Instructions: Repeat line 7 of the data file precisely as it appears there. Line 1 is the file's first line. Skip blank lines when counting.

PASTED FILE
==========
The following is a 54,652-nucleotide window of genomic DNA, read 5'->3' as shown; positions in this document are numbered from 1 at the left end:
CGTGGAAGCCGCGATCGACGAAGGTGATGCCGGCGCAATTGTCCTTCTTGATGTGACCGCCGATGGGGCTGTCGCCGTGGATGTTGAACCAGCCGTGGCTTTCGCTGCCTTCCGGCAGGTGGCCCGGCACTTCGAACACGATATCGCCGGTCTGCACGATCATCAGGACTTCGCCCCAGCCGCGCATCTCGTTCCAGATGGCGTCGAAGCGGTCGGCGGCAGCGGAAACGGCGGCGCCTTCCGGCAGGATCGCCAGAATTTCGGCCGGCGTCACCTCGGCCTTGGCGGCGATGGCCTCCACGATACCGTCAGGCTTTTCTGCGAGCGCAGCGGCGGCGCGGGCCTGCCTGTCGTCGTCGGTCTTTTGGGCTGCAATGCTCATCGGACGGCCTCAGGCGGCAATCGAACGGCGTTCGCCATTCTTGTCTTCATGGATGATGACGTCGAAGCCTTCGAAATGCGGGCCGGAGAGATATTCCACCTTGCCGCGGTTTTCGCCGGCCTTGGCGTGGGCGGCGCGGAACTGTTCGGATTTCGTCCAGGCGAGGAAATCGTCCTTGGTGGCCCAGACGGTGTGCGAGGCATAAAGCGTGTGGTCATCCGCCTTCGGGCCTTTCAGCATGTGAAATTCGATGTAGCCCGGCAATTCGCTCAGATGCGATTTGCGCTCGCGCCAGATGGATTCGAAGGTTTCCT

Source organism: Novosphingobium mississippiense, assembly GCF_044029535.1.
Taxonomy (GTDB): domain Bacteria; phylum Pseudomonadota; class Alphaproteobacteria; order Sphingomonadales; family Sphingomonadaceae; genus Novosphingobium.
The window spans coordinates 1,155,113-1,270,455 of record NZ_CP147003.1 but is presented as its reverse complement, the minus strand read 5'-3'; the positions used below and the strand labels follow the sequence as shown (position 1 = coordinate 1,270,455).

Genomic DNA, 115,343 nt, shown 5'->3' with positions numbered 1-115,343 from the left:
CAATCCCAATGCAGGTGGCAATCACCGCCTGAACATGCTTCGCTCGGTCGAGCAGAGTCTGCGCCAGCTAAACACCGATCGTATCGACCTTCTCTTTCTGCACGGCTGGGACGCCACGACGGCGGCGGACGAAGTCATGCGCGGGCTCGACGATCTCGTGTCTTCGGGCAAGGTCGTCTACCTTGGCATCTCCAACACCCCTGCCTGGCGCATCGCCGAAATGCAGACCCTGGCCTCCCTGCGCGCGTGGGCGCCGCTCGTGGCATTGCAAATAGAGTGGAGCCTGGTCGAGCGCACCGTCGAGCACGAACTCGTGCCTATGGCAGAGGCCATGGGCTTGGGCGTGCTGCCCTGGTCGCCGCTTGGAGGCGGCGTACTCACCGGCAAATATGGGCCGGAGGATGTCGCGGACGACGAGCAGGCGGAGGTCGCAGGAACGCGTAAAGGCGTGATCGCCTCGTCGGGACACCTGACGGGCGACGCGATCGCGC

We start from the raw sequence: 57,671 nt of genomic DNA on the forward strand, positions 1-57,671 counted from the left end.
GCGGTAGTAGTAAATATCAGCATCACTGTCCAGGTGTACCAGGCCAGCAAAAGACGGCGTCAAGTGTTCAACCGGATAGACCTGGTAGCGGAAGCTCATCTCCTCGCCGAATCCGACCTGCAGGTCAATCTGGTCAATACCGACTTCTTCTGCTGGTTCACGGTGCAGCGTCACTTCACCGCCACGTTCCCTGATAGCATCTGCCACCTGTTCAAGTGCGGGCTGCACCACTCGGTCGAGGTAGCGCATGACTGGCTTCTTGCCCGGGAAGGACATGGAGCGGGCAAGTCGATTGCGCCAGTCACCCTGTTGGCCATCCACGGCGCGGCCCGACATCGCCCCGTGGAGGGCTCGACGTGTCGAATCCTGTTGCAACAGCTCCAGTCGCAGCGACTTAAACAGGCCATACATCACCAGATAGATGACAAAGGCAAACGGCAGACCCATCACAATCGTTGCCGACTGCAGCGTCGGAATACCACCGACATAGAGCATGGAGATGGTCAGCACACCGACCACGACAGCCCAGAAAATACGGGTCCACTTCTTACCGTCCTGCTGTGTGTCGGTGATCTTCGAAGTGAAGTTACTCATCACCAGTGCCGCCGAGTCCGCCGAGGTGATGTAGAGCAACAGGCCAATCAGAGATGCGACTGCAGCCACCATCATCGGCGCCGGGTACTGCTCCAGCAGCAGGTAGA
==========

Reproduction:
CAATCCCAATGCAGGTGGCAATCACCGCCTGAACATGCTTCGCTCGGTCGAGCAGAGTCTGCGCCAGCTAAACACCGATCGTATCGACCTTCTCTTTCTGCACGGCTGGGACGCCACGACGGCGGCGGACGAAGTCATGCGCGGGCTCGACGATCTCGTGTCTTCGGGCAAGGTCGTCTACCTTGGCATCTCCAACACCCCTGCCTGGCGCATCGCCGAAATGCAGACCCTGGCCTCCCTGCGCGCGTGGGCGCCGCTCGTGGCATTGCAAATAGAGTGGAGCCTGGTCGAGCGCACCGTCGAGCACGAACTCGTGCCTATGGCAGAGGCCATGGGCTTGGGCGTGCTGCCCTGGTCGCCGCTTGGAGGCGGCGTACTCACCGGCAAATATGGGCCGGAGGATGTCGCGGACGACGAGCAGGCGGAGGTCGCAGGAACGCGTAAAGGCGTGATCGCCTCGTCGGGACACCTGACGGGCGACGCGATCGCGC